NEW YORK (Reuters) - Five murals by Mexican artist Diego Rivera will go on display on Sunday in a new exhibit that reunites works that struck a chord across a broad social spectrum when they were unveiled during the Great Depression.
The works, which were first shown in 1931 and 1932, are the highlight of “Diego Rivera, Murals for The Museum of Modern Art,” which runs through May 14.
The murals were painted at MOMA, which sold all but one. Museum director Glenn Lowry said the works, particularly “Frozen Assets,” still find resonance today.
“What is interesting about Rivera today is how prescient his observations about New York 80 years ago were,” he said.
“There is no better metaphor for what is taking place with the various Occupy Wall Street movements around the country and the world than the stratification that is revealed in Rivera’s painting, which shows you the homeless juxtaposed with bank vaults and the wealthy,” he said..
Weighing nearly 700 kg (1540 pounds), “Frozen Assets” was flown to New York after being removed from its home at the Dolores Olmedo Museum in Mexico City.
The show’s other murals, “Electric Power” and “The Uprising” were also brought for the show from Rivera’s native Mexico and are rejoining the U.S.-held “Agrarian Leader Zapata” and “Indian Warrior.”
“Frozen Assets” depicts the New York skyline above tightly packed ranks of faceless and sleeping homeless men. Underneath is a spacious bank vault. Fashionably-dressed women wait with an elderly man who resembles John D. Rockefeller Jr, according to the show’s curator Leah Dickerman, adding that the craggy profile of the bank clerk brings to mind John D. Rockefeller Sr.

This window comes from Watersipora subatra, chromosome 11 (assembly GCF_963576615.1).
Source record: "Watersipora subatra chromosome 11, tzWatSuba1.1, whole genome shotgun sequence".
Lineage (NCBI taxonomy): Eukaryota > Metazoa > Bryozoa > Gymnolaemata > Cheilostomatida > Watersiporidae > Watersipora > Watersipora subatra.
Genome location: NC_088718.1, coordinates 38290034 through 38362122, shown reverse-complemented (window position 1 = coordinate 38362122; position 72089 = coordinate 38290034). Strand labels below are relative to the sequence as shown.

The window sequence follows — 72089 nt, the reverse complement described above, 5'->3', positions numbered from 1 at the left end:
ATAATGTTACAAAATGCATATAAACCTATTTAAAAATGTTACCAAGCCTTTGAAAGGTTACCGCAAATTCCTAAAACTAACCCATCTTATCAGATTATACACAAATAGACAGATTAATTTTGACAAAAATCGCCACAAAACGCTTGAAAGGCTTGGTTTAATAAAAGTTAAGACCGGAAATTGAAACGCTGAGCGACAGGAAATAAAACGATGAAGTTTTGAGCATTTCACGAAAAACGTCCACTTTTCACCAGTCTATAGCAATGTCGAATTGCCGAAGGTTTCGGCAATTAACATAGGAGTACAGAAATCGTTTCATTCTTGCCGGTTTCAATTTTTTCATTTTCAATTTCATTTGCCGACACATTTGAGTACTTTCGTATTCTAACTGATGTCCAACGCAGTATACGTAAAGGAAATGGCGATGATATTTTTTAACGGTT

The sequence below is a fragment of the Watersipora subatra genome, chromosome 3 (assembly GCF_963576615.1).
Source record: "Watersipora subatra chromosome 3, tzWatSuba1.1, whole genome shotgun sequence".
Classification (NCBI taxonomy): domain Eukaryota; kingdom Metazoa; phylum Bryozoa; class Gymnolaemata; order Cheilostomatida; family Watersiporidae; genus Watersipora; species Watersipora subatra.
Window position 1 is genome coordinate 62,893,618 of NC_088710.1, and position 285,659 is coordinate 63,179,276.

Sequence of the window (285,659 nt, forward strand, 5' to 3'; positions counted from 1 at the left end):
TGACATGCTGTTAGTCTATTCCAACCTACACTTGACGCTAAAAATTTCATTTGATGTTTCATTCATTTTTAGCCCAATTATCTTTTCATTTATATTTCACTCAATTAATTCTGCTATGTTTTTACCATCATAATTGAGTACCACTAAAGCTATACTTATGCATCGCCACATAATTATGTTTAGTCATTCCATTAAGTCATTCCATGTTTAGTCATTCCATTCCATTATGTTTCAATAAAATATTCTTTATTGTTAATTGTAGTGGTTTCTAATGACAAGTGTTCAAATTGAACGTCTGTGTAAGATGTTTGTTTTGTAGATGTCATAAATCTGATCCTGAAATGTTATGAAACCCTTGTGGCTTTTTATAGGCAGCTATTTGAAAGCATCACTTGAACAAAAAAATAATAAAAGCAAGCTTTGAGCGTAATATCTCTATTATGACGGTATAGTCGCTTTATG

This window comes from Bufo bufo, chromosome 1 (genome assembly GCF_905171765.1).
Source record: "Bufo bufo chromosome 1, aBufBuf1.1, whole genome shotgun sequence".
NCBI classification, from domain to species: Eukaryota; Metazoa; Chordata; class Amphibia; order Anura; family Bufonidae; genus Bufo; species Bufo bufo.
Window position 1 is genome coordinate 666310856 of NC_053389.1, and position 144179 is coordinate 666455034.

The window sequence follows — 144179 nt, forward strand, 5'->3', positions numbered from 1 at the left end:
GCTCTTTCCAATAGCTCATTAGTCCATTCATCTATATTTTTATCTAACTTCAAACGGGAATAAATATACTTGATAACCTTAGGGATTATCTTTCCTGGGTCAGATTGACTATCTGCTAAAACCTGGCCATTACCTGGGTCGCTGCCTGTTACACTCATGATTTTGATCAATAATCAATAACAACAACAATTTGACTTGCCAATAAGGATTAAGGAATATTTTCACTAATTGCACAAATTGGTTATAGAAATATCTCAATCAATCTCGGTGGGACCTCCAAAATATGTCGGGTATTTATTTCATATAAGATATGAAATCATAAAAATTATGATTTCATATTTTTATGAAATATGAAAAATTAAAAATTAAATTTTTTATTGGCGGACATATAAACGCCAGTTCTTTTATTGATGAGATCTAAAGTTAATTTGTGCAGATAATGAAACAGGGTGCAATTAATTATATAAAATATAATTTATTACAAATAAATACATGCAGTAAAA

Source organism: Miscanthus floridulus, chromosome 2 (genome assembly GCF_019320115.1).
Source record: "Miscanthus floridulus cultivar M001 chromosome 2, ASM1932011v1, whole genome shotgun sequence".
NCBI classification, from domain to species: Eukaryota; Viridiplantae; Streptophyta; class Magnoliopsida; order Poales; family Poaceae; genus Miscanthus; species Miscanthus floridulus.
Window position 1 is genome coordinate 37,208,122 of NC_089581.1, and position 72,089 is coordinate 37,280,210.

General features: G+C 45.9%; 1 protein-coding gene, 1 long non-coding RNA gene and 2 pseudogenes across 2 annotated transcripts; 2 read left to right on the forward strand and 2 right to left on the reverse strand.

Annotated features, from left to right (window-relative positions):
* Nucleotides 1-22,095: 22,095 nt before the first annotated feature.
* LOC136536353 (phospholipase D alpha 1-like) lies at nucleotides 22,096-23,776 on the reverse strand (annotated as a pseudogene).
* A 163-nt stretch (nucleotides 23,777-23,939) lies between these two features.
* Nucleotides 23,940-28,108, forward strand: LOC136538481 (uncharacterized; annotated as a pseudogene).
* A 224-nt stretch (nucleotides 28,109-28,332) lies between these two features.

The exhibit traces Rivera’s tumultuous ties with the Rockefeller family, which commissioned him to do a mural “Man at the Crossroads” for Rockefeller Center, which was under construction.
But in 1934 the family ordered the destruction of the work-in-progress after Rivera refused to withdraw an image of Soviet leader Vladimir Lenin, according to exhibit documents.
Rivera’s relationship with Moscow is illustrated in the exhibit with 45 of his watercolors from his 1927-1928 sojourn in Soviet Union. While he was in Moscow he met and established a relationship with Alfred Barr, who was the first director of MOMA when it opened in 1929.
It was Barr who invited Rivera to paint the murals at MOMA, which was then housed at a different location from its present site.
Of the five exhibited murals, MOMA held on to “Agrarian Leader Zapata,” which shows Mexican insurgent Emiliano Zapata holding the reins of a white horse, which was modeled on an early 15th century painting from the Italian Renaissance.
Reporting by Walker Simon; editing by Patricia Reaney